On April 27, 1888, the following notice appeared in the “Local” section of the Round Table:
“It is rumored that an Annual will be issued by the college classes next year. It is hoped that this scheme, which has been proposed so many times before will this time be carried out.”
Since 1859, graduating classes had contracted with local photography studios to produce sturdy photograph albums bound in tooled leather and containing carte de visite photographs of campus buildings, the faculty, and senior classes. But apart from autographs and the occasional motto or quote, there was no room for creative expression or literary work. In the late 1880s, when students clamored once again to publish something more substantial and widely distributed than a photograph album, college faculty still held a strongly paternal role in governing student lives. That spring, the sophomore class officers petitioned the faculty, which referred the matter to a committee, which then referred the matter back to the faculty for further consideration. After another round or two of discussion, the faculty voted three to two, with four abstaining, “that the request be granted.” Professors Emerson, Whitney, and Wright formed a committee to keep a fatherly eye on the publication. The class of 1890 appointed editors and set to work.
First, in order to ensure the as-yet-unnamed annual’s viability, its business managers wrote hundreds of letters and “postal cards” and sent out “well-nigh a thousand circulars,” the Round Table reported, soliciting both subscriptions and advertisements. Enthusiastic alumni responded with letters of support, financial assistance, and money to advertise their businesses.
By September, the Round Table predicted resounding success. By October, the annual had a name—Codex. The college annual retained that name until 1929, when it changed its name to the Gold, possibly in response to the rise in popularity of the feminine hygiene product, “Kotex.”
Alvin S. Wheeler was in charge of the Codex’s art department. In October he traveled to Milwaukee and met with its leading engraving house, Marr & Richards, and the publishing house, Cramer, Atkens & Cramer, to go over design and printing of the annual.
“[They] are, in themselves, a guarantee of its promised excellence, typographically,” crowed the Round Table, which soon included boosterish notices in nearly every issue. “Seventy-five cents per copy,” it promised its readers. “150 pages, 8 by 10. Heavy paper; board backs in fancy design; full of engravings, etc. A book to keep all your life time. Subscribe.”
By late February of 1889, the Codex was almost ready for unveiling. The printers had finished the basic work, but were awaiting the arrival of three thousand steel engravings. Finally, after months of anticipation, the finished book appeared, bound in handsome forest green, its front cover featuring gold leaf a whimsical mortarboard-bedecked owl perched atop a scroll with the word Codex in fancy letters. The editors dedicated the volume to President Emeritus Aaron Lucius Chapin, followed by a self-deprecating forward:
“We offer the first regular Beloit College Annual Magazine, the Codex, the child of hopes, fears, and much hard work. The fact that we have traveled an untrodden way, should make all lenient in their judgment of our many shortcomings. That the book has chaff in it, we know; that it has wheat, we know…”.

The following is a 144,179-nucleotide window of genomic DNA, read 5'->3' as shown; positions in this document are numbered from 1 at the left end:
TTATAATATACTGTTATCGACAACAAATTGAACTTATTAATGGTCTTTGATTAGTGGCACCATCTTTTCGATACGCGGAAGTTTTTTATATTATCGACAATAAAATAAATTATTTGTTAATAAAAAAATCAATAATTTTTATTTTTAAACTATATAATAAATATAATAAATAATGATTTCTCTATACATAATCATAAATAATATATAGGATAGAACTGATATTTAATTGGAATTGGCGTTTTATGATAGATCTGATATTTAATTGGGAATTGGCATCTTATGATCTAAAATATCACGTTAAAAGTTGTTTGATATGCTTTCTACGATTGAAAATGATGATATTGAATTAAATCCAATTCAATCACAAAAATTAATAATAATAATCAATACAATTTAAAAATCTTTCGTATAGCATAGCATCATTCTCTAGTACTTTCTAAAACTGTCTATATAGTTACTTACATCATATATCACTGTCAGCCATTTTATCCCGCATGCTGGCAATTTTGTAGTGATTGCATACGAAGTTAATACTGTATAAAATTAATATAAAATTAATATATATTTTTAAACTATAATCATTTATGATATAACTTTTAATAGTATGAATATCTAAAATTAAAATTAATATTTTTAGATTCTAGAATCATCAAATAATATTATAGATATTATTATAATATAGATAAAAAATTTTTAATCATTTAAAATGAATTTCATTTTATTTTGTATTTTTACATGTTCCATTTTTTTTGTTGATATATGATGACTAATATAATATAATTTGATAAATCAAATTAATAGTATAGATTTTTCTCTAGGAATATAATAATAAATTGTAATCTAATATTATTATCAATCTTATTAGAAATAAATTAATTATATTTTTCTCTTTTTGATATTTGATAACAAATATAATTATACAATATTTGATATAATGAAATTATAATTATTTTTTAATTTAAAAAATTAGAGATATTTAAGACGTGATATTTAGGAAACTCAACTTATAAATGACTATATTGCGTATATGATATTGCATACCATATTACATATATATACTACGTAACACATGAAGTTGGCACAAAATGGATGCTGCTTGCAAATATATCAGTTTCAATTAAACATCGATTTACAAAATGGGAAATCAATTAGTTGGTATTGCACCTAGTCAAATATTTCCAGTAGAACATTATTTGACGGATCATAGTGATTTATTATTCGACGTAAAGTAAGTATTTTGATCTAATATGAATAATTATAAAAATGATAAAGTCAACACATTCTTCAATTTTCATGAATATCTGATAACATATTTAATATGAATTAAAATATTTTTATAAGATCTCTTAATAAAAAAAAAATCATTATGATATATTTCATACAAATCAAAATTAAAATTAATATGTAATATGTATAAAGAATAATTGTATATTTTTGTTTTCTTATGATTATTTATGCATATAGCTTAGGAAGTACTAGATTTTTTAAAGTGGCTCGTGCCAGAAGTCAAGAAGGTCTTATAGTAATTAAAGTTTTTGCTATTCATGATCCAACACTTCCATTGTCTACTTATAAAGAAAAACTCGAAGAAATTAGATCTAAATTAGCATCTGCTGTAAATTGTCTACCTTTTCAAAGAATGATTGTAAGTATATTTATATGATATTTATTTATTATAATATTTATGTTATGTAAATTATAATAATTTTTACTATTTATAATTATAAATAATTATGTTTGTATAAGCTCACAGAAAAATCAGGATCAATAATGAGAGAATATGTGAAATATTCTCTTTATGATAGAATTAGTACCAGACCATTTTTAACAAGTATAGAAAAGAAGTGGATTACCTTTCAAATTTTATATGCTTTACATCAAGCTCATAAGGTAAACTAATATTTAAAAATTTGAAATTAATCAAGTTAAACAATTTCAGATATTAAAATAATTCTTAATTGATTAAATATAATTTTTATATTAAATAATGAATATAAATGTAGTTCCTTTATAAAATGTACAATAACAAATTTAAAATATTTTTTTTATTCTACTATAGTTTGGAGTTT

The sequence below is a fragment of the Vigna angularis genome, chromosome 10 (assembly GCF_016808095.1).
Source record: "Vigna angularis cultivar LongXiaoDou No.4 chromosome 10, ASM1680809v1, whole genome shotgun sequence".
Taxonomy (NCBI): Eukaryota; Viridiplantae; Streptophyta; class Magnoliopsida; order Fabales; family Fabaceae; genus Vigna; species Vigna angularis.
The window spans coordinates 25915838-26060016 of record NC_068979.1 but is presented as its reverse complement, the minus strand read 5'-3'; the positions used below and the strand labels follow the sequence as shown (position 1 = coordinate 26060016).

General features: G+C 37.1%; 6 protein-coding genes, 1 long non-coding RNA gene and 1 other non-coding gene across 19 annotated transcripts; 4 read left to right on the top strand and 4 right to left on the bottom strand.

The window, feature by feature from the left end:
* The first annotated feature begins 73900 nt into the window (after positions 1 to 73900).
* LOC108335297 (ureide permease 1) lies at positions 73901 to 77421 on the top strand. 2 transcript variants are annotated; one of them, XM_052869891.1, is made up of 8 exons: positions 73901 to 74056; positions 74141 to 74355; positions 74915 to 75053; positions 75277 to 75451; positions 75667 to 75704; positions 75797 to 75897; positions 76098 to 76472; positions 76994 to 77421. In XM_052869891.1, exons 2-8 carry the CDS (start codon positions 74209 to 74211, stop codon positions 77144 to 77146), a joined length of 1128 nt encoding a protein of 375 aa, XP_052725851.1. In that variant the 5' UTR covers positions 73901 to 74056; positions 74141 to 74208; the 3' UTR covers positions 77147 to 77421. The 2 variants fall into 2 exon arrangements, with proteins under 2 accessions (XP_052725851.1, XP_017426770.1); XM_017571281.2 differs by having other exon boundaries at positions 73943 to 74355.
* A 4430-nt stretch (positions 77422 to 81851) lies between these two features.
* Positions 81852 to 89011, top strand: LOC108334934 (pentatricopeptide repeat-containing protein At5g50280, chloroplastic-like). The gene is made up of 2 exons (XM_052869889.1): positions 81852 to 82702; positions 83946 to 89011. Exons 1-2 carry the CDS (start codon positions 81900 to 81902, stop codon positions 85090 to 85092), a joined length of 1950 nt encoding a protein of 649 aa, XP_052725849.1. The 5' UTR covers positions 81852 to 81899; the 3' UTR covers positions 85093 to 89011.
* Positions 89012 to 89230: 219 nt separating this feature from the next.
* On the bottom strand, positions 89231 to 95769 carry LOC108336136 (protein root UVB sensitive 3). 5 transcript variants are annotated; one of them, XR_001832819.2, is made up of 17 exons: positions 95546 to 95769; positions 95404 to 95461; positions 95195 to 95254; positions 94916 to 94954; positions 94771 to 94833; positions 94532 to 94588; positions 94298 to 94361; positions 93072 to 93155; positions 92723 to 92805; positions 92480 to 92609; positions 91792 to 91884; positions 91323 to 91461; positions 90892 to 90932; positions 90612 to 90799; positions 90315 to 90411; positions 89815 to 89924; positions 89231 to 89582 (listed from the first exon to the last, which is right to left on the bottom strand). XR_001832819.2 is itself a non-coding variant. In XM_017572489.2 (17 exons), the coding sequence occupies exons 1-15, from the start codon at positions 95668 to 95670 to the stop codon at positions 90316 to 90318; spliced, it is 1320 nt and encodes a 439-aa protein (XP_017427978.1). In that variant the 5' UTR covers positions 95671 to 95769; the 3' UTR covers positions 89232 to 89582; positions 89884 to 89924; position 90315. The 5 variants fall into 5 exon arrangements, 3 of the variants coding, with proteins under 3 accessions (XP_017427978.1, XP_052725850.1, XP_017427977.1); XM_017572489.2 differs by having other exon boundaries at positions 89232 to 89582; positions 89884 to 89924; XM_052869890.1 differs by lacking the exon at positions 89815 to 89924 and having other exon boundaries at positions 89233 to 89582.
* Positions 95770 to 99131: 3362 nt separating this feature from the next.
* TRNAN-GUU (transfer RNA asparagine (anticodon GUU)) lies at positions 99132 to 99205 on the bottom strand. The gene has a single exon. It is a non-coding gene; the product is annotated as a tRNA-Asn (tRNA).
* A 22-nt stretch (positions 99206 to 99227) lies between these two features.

Along with information about faculty and students, the Codex included a 12-page history of the college, histories of the current classes, tributes to presidents Chapin and Eaton, lengthy write-ups on student organizations and activities, and an “alumni personal column,” providing a plethora of information about alumni activities and whereabouts. The Codex also offered gentle humor poking fun at members of the class of 1890, most of which today falls into the “you had to be there” category. For instance, a warning to a student named “J-nk-ns” referred to small-town Beloit: “When you feel like flirting on a train, be sure that the young lady does not live in Beloit. That adventure of yours is all over town.”
“A Bad Boy’s Diary” summarized the academic year with tongue planted firmly in cheek:
“March. Mumps and measles. Professors and students. No discrimination…May 11. Base-ball. Weisbrod, the great pitcher of the Northwest, twists the pig-skin. Score: Madison, 13; Beloit, 21…June 8. Field Day. Woodbridge, a Knight of the Mystic Circle, surprises people by his prodigious fee - - feats…Nov. 12. Grand ratification over Harrison election. College boys, yells, omnibuses, traction-engines, flags, roosters and fish-horns.”
The class of 1890 Codex printed numerous comic line drawings but only a few photographs; presidents Chapin and Eaton and former Preparatory Department principal John P. Fisk, resplendent in beards, plus a page proudly showing off Middle College, the Smith Observatory, and Memorial Hall. Future yearbooks would include many more examples of outstanding student photography and artwork.
When this first experiment in publishing an annual proved successful, the Round Table expressed hope that future junior classes would make it a yearly tradition. However, the Codex and its successor the Gold appeared biennially until 1926, when it became a long-running annual through 2004. These treasures are far more than institutional repositories of ephemeral memorabilia. The Codex and Gold yearbooks offer a rich tapestry of Beloit College life, documenting its people, campus, and activities, as well as reflecting changing aesthetics and an evolving society.